Impressions of Myanmar (Burma)
Wyman, Sue, Contemporary Review
Editor's Note: There has been much attention recently on events in Myanmar or Burma with an election widely dismissed by the international community and release of Aung San Suu Kyi. This article is based on a trip made before these developments. Like the BBc and other news organisations, we have felt it prudent to allow our author to use a nom de plume as she may wish return to the country. She teaches at Harvard.
A CROSS from the Mandalay Palace moat, within walking distance of a complex now owned by the military junta, a pink billboard with these words in white is fixed to a scaffold:
* Oppose those relying on external elements, acting as stooges, holding negative views.
* Oppose those trying to jeopardize stability of the State and progress of the nation.
* Oppose foreign nations interfering in internal affairs of the State.
* Crush all internal and external destructive elements as the common enemy.
When I asked whether I could photograph the billboard, our guide said that he would try to pause there on our return from the Mandalay hill.  I assumed he had given me a diplomatic 'no', but true to his word, he later stopped the bus and escorted me through the stream of traffic. 'People's desire? Their desire!' he muttered as we re-boarded. I was with a group of unimportant tourists, Americans on our first trip to Myanmar as Burma now calls itself. But already, after only five days in the country, we had grown accustomed to the frankness of our guides. They may have been repressed but they were not afraid to say so. In this, as in many other matters, we would learn that no facts about Myanmar are wholly reliable, that all perspectives on the country are complex, and that the resilience of its citizens should never be underestimated.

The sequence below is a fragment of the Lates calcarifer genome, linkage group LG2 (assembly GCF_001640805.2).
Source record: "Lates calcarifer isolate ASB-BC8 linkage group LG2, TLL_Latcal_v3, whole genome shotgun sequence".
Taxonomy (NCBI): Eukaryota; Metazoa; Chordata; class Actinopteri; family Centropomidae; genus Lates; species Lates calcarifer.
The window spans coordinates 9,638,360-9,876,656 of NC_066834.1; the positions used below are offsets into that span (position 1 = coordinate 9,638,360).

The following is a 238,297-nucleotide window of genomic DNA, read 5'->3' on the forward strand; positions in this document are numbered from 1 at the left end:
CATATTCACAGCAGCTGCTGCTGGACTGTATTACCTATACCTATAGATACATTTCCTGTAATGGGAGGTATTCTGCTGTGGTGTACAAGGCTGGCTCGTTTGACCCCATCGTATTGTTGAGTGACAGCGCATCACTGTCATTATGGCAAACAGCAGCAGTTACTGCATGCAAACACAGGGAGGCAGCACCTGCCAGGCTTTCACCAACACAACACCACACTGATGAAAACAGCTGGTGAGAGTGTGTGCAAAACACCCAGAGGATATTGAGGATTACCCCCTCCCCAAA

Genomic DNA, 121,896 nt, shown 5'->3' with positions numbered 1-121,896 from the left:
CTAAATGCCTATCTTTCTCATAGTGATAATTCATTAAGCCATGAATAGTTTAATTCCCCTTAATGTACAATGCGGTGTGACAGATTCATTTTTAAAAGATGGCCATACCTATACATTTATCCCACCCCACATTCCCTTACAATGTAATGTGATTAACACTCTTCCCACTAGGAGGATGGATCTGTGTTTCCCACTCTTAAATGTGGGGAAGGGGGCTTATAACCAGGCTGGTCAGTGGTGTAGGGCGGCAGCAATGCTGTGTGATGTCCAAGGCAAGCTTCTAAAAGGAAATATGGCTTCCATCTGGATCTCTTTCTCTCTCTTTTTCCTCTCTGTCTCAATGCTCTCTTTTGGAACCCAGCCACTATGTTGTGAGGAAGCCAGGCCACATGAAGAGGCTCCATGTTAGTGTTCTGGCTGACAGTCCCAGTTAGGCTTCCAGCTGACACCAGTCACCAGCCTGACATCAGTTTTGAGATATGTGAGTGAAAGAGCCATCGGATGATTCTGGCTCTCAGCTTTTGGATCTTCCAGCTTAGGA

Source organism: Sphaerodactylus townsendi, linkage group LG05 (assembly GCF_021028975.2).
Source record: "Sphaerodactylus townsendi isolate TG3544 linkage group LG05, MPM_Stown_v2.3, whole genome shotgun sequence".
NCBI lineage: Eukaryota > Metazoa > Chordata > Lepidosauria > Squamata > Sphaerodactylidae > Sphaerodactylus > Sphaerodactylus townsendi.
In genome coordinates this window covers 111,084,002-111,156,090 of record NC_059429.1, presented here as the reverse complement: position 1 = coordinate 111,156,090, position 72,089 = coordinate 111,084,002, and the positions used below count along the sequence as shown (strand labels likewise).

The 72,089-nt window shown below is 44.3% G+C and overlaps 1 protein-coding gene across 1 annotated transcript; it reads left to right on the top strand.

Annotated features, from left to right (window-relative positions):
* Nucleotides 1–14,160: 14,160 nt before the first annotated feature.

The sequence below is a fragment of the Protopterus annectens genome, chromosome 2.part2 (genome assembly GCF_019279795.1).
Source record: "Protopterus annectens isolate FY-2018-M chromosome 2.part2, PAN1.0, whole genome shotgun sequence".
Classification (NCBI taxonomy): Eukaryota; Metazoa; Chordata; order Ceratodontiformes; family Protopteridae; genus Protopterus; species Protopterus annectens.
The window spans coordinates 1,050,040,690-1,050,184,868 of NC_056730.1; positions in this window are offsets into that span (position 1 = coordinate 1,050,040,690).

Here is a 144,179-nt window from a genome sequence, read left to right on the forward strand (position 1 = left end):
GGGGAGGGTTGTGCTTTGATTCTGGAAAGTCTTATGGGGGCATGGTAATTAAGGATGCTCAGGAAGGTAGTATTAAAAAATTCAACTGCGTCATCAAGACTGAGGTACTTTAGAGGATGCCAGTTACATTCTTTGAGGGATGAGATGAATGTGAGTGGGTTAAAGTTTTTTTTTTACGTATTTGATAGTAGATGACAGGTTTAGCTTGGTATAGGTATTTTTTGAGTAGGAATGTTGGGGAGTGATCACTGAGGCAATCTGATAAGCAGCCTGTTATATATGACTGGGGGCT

Currency provided our first reality check. In the Foreign Exchange Currency forms we filled out on the plane, we had to swear we did not carry more than US $2000. We had been warned that credit cards were not accepted; this warning proved accurate. Wrinkled and worn bills were not accepted either, under government decree. Yet in Yangon, the stalls in the famous Scott's Market showed no sign of going out of business. Someone had to be buying the rubies, sapphires, emeralds, pearls, jade, gold, and silver that were either on display or secreted in drawers--and carrying them out unmolested. On the night we arrived, our guide advised us to exchange $100 for kyat, the local currency, because we would go to places where US currency would not be accepted. We went to local markets and several remote villages, but nearly always, people wanted dollars. Given the rate of inflation in kyat, this attitude was comprehensible. We bought ours at the rate of 900 to the dollar but were told that prices fluctuate from 600 to 950. 'In our country, banks do not help people', the guide explained as we rode into the centre of Yangon. If an ordinary person needed money, he would go to a pawnshop. There he would pay an interest rate of 5 per cent a month, a sum that would soon wipe him out. This explanation reached us as our minibus rolled past the famous Shwedegan pagoda, its stupas and shrines gleaming even at night under 60,000 tons of gold.
Statistics on most aspects of Myanmar life appear to fluctuate as broadly as the currency. When we were in Changrai, just across the Thai border, our local guide told us that Myanmar had a current population of 54 million. Our Yangon guide put it at 60 million. The CIA puts it at 48 million, factoring in the effects of AIDS. Estimates from other sources rise to 68 or 70 million, encompassing immigrant labourers and citizens who leave to find work or asylum. In Mandalay, I asked for a breakdown on class and relative income. Our guide responded that there are three levels: low, middle, and high. The high, 5-10 per cent of the population, consists of military people and traders; they have 'become most prosperous'. …